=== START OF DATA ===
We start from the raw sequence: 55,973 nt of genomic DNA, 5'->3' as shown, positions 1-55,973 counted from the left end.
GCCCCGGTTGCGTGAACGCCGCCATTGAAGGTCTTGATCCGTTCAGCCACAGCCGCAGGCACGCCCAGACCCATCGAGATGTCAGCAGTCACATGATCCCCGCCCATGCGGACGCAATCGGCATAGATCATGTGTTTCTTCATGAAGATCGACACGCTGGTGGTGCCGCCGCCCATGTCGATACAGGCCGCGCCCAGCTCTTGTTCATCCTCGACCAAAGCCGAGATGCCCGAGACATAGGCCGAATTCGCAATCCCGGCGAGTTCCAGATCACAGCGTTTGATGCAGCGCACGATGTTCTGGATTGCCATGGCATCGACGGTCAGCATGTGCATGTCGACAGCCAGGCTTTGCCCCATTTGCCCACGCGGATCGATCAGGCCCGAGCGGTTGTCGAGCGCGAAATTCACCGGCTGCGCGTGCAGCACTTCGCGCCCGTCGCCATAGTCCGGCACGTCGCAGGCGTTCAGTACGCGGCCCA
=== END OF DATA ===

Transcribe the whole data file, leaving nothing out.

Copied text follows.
We start from the raw sequence: 55,973 nt of genomic DNA, 5'->3' as shown, positions 1-55,973 counted from the left end.
GCCCCGGTTGCGTGAACGCCGCCATTGAAGGTCTTGATCCGTTCAGCCACAGCCGCAGGCACGCCCAGACCCATCGAGATGTCAGCAGTCACATGATCCCCGCCCATGCGGACGCAATCGGCATAGATCATGTGTTTCTTCATGAAGATCGACACGCTGGTGGTGCCGCCGCCCATGTCGATACAGGCCGCGCCCAGCTCTTGTTCATCCTCGACCAAAGCCGAGATGCCCGAGACATAGGCCGAATTCGCAATCCCGGCGAGTTCCAGATCACAGCGTTTGATGCAGCGCACGATGTTCTGGATTGCCATGGCATCGACGGTCAGCATGTGCATGTCGACAGCCAGGCTTTGCCCCATTTGCCCACGCGGATCGATCAGGCCCGAGCGGTTGTCGAGCGCGAAATTCACCGGCTGCGCGTGCAGCACTTCGCGCCCGTCGCCATAGTCCGGCACGTCGCAGGCGTTCAGTACGCGGCCCA